So, in my opinion, contrary to how we have been programmed, an active citizen is not somebody who just votes, but somebody who actively takes part in the way in which their daily environment is formed, governed, and financed. That is an essential right, and people should be encouraged to take back that right and say “We can be in charge.”

Again, l believe that the local is the scale on which this is possible. lt is a scale that is manageable for an individual or a community, but that also can include larger, global conflicts. We need to look carefully at how these processes of building collective agency work on the scale of the local, and then, from there, think about how we can weave or “net” them together, creating a web of smaller, local entities that is strong enough to resist. What are the acts of resistance and the acts of resilience in our living environments? Where are they located? (Quite often they are located on a small scale; for instance, they start in somebody’s house.) How can we net them together around their atmosphere of resilience? We should think of these as steps, which might not make sense yet, but that may have the potential to inform larger unity. That is another part of what I mean when we talk about “preparing for the not-yet.” If we can all practice these skill sets on a local scale, then we train ourselves for bigger struggles as well.

So l believe that these small, local forms of resistance could be practiced everywhere, and then at the moment when it is needed, they should also work as a netted cell system by sharing knowledge and sharing skills. Co-creating the social is a more complex thing than just creating forms for people to get together. But, what is the “social”? l believe that the social is a human condition, and it is a spatial-relational condition: it is about how we are together in space. We have to be committed to understanding the narratives through which this condition is shaped.

The creative practitioner has an important role in re-imagining spaces and scenarios for living together.

It is clear that we need better spaces, whether they are reconstructed or built anew. However, it is not about simply building them, but how we can collectively create them and care for them. This process does not have a clear roadmap, nor a linear trajectory. As such, the practice is not a series of projects or a series of interventions. It is actually an attitude and it has to become embodied through the practice of the not-yet.

I do think that artistic or aesthetic skill sets can create imagery that is capable of capturing some of the things that are going on. At the same time, it is very important that we, as creative practitioners, question and challenge the ways in which we create this imagery. Within our practice, we do talk about commoning, but still somewhere we have this urge to create ourselves autonomously or give form to ourselves. So we need to have a critical eye for this, while seeking to deeply understand what it is that we have in common. What do we do in common? What could it be that will actually hold us together? I think we don’t know, and it is presumptuous to insert ideas about what that common should hold. That would almost be a colonial approach; that we already know what it should look like and how people should behave within it. We need to move towards the common in order to understand it.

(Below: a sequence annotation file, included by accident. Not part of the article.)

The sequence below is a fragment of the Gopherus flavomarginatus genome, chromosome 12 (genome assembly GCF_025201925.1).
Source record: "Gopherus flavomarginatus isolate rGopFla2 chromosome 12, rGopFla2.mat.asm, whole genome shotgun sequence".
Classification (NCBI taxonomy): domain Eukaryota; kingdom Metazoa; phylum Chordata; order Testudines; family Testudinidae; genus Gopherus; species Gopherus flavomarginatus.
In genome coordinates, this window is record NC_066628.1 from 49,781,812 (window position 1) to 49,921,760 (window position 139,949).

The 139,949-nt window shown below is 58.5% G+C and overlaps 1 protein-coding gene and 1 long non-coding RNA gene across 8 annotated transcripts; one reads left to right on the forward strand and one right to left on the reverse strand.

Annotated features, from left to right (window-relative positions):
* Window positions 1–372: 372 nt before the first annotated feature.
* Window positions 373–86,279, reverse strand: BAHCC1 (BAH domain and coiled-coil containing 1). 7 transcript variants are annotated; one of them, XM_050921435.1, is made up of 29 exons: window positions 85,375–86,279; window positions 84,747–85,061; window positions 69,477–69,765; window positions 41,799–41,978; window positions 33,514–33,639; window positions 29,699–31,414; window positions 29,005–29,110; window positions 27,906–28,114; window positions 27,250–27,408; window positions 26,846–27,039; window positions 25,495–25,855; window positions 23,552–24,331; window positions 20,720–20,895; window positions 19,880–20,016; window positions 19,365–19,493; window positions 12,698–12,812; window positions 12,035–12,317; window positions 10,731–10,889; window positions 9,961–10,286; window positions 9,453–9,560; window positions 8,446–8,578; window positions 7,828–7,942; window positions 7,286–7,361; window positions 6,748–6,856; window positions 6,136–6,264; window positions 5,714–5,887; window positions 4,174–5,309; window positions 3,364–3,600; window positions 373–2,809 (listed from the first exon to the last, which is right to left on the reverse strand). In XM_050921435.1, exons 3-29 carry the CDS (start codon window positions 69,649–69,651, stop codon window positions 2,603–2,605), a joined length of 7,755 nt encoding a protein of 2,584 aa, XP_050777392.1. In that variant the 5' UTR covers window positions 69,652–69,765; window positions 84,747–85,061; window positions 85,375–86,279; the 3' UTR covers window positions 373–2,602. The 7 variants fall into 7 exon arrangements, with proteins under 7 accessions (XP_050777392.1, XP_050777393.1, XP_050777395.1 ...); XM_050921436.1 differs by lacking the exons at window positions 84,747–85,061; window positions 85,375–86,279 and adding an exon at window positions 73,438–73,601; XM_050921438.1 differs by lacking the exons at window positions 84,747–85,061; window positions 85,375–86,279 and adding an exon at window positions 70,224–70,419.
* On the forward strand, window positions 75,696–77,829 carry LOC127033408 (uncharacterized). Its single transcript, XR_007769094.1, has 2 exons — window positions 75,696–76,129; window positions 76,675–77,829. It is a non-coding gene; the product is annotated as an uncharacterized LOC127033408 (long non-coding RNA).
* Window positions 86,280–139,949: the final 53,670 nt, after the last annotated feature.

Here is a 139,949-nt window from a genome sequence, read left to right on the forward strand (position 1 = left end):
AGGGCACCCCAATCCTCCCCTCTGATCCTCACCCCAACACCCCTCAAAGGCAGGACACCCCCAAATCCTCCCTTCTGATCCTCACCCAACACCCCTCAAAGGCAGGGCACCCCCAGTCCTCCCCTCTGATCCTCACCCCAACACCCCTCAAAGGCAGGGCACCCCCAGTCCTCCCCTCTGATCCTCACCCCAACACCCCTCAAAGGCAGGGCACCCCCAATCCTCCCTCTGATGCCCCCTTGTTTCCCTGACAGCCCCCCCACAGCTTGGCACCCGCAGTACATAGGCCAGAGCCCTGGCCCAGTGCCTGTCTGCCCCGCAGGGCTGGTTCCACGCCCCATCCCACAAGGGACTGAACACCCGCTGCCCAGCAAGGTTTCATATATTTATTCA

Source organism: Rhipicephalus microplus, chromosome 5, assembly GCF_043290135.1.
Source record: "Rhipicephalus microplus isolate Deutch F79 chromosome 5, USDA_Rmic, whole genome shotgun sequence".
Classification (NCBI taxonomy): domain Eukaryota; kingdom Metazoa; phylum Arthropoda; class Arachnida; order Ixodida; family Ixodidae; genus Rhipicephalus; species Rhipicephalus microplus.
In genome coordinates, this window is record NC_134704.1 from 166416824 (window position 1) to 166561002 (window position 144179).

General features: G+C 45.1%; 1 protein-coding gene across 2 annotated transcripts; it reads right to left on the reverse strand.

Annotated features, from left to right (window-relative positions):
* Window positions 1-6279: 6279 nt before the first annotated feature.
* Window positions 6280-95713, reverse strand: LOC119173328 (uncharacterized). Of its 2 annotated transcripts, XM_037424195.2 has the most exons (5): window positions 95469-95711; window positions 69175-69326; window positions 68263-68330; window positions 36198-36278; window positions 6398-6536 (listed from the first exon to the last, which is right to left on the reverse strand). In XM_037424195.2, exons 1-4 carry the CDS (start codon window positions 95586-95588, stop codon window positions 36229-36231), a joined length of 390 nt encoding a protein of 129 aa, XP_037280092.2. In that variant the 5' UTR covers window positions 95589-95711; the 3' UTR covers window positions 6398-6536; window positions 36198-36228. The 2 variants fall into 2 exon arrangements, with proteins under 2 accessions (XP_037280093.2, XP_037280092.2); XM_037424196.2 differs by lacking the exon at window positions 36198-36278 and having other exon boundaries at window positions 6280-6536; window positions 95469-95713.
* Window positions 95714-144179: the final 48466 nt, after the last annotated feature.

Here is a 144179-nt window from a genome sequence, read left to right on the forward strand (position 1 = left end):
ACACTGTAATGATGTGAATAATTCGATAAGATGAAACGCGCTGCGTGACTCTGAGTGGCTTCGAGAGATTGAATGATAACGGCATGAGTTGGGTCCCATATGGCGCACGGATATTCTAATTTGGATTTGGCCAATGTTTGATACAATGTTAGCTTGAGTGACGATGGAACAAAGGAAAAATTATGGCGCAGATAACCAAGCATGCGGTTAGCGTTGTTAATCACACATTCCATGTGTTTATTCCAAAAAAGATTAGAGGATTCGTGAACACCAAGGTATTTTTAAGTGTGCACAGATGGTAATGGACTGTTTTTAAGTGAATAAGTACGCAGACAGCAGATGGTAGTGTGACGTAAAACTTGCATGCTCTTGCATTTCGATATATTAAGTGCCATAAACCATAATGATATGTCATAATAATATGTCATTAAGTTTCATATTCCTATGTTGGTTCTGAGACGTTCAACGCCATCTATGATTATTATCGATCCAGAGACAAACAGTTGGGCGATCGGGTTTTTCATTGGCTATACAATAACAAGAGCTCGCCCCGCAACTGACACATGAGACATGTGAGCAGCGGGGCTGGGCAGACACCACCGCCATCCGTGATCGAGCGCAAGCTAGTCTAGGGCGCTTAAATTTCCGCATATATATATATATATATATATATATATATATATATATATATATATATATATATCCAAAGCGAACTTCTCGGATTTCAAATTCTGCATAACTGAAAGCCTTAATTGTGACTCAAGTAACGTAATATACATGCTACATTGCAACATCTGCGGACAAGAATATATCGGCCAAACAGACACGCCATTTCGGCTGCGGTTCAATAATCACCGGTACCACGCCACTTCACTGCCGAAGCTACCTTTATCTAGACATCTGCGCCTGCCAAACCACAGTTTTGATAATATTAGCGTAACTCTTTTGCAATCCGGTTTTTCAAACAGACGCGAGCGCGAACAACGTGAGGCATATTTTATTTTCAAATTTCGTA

If as creative practitioners we believe that we are the creators who are negotiating “on behalf” of others, then that negotiation is a space of translation, rather than a true space of presenting, confronting, and acting towards a collective desire.

l find it problematic when the creative practitioner becomes the translator in negotiation processes with the power structures. So we need to think about how to break the artistic persona into a multiplicity of being as well, to unlearn the ways of inserting our skills, in order to ensure that people don’t just become service “users” of another kind, but rather that they are part of the building process, and thereby become true co-creators .

This is about learning collectively how to take and share responsibility. To think and act beyond one’s own immediate needs, assumptions or desires, and to be very conscious of when and where we are being privileged in relation to others. Artists have to start considering this, instead of just carving out a nice position for themselves. We need to take into account the place where we are and all the elements that define it and that are influenced by our being there. It is fine if our presence contributes to things getting better, but if it leads to displacement of others, then it is a big problem. That is also an interesting point to consider in relation to how capitalist thinking urges us to become linear subjects who are here to fulfill ourselves. How can we break that desire, that individual desire, in order to find a collective desire?